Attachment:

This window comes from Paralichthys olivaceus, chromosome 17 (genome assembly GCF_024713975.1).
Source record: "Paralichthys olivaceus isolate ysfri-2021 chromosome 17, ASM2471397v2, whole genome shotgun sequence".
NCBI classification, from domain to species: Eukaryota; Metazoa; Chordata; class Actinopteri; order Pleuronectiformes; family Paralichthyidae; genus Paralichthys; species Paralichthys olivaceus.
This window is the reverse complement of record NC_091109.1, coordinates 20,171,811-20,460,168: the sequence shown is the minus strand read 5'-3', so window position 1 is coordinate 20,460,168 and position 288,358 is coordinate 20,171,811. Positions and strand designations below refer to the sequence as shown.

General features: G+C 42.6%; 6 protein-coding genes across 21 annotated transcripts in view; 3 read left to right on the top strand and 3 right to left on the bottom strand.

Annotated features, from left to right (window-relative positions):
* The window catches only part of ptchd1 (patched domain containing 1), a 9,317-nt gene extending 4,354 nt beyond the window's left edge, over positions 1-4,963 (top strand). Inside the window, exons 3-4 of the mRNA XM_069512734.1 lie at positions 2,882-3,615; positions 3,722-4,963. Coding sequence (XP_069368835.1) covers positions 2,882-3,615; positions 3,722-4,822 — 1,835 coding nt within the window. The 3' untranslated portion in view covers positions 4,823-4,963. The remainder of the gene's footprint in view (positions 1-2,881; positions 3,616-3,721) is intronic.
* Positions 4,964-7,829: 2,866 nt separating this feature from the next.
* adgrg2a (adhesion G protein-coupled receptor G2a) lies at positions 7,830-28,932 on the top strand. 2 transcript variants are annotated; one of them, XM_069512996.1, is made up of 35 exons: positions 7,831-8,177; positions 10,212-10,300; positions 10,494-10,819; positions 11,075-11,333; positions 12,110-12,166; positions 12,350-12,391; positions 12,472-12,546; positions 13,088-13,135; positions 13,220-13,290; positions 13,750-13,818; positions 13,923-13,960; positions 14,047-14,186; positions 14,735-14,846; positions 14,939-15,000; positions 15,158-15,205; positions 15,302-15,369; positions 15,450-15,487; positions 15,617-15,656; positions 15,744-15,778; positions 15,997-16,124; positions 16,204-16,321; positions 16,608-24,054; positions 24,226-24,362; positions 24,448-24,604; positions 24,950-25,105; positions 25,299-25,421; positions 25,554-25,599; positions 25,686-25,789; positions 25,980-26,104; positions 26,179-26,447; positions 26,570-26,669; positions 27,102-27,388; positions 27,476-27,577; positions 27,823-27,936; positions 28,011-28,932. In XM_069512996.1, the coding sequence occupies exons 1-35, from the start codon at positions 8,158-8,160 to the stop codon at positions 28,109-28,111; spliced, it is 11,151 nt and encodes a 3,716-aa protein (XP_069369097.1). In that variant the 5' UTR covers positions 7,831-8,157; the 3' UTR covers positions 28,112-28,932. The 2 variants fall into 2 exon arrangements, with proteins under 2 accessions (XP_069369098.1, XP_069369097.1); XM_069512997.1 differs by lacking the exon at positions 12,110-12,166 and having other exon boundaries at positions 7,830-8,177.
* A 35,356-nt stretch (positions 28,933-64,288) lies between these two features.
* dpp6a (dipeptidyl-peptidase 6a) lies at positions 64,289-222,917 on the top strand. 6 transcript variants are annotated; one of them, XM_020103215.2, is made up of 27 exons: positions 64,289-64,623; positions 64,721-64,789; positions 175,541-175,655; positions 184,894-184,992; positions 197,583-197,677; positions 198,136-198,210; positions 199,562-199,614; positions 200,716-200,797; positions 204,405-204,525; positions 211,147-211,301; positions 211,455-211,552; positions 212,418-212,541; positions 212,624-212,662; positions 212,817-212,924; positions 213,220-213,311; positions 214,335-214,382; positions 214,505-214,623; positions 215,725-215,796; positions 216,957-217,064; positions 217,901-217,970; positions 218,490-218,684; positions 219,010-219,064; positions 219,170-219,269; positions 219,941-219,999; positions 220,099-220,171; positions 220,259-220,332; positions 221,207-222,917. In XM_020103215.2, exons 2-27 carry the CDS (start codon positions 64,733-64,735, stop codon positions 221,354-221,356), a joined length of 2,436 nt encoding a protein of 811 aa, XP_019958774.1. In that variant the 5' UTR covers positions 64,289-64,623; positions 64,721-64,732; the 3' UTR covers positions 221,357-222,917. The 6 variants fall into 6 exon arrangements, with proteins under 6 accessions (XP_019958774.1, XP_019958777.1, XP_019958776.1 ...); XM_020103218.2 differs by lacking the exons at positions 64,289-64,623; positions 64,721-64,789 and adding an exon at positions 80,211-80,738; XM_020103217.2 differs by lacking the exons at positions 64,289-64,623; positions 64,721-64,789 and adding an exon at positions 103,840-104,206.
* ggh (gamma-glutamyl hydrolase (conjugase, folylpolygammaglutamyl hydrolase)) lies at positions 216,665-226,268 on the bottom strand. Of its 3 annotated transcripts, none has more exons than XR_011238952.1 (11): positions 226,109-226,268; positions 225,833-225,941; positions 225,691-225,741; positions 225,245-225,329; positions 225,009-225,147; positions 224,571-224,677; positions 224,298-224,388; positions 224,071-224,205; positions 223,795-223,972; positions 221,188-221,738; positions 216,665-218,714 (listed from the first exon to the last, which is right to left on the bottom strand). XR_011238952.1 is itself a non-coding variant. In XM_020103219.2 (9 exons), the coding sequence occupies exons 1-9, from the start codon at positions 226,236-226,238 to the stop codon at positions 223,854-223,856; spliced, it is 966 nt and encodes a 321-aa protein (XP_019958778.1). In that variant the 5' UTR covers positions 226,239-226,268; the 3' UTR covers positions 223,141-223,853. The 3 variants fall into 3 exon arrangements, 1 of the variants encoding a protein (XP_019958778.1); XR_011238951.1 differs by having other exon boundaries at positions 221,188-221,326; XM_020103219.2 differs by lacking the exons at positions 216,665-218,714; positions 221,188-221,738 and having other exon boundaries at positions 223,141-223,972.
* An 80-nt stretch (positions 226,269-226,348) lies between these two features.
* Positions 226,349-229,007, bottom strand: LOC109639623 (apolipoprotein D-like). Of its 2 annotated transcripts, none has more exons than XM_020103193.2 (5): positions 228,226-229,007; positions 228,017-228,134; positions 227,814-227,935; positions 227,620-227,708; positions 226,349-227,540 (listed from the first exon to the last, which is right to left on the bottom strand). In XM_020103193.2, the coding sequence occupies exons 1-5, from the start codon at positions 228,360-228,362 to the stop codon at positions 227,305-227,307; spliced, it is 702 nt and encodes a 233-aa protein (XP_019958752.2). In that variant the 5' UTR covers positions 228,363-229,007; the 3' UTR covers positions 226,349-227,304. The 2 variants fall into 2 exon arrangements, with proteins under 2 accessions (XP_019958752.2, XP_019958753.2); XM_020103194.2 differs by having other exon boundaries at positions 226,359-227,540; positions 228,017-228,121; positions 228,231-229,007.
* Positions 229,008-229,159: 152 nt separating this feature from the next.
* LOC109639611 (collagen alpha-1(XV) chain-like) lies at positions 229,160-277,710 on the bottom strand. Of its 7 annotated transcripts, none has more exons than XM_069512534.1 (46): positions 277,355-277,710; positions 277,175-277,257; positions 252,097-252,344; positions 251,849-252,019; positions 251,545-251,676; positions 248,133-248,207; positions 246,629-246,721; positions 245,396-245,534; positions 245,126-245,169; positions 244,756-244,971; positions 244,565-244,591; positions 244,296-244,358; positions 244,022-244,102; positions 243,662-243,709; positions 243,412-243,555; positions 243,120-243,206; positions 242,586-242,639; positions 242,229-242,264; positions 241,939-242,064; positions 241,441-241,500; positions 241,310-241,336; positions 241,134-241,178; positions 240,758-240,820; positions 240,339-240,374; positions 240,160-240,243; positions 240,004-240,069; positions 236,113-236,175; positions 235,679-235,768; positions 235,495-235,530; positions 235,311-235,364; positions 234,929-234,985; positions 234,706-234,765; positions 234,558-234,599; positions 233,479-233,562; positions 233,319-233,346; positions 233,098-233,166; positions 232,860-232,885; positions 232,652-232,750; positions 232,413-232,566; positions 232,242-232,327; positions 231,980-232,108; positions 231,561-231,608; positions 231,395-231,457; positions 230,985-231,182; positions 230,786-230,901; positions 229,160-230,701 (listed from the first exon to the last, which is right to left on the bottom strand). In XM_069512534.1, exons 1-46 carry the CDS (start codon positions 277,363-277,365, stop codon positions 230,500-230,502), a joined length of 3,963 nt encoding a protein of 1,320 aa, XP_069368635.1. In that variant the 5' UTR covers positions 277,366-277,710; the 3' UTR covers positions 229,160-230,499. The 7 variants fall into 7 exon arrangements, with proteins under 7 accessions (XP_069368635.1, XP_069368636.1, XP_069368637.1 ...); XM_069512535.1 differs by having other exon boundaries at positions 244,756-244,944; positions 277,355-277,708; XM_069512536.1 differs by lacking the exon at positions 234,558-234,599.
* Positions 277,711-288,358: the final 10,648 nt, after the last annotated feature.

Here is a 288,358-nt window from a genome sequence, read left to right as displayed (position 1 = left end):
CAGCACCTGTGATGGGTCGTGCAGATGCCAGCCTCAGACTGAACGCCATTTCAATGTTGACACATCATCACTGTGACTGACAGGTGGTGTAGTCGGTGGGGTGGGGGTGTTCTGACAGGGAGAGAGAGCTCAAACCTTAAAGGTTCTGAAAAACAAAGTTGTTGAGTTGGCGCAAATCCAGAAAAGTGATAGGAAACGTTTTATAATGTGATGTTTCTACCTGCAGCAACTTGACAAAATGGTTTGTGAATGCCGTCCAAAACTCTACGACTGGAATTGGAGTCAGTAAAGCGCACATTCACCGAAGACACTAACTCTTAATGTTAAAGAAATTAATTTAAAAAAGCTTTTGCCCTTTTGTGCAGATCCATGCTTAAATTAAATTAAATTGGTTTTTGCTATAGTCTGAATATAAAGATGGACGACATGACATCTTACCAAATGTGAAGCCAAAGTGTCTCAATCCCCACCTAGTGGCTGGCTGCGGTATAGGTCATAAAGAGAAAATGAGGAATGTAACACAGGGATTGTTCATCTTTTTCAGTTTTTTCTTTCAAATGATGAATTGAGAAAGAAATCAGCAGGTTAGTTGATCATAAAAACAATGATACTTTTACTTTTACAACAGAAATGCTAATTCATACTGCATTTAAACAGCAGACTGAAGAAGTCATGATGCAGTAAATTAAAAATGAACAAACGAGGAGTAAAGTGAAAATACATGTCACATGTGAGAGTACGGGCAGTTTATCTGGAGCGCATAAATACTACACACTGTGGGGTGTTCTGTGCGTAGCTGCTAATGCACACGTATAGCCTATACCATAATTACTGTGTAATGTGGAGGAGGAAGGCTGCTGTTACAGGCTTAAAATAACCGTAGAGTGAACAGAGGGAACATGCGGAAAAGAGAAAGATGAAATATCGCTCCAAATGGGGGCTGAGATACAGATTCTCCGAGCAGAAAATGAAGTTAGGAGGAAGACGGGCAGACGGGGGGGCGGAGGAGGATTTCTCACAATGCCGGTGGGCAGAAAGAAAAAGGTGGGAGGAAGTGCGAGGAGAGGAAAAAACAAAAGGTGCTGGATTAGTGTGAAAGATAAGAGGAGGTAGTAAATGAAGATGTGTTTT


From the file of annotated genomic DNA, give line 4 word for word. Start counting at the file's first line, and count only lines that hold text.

This window is the reverse complement of record NC_091109.1, coordinates 20,171,811-20,460,168: the sequence shown is the minus strand read 5'-3', so window position 1 is coordinate 20,460,168 and position 288,358 is coordinate 20,171,811. Positions and strand designations below refer to the sequence as shown.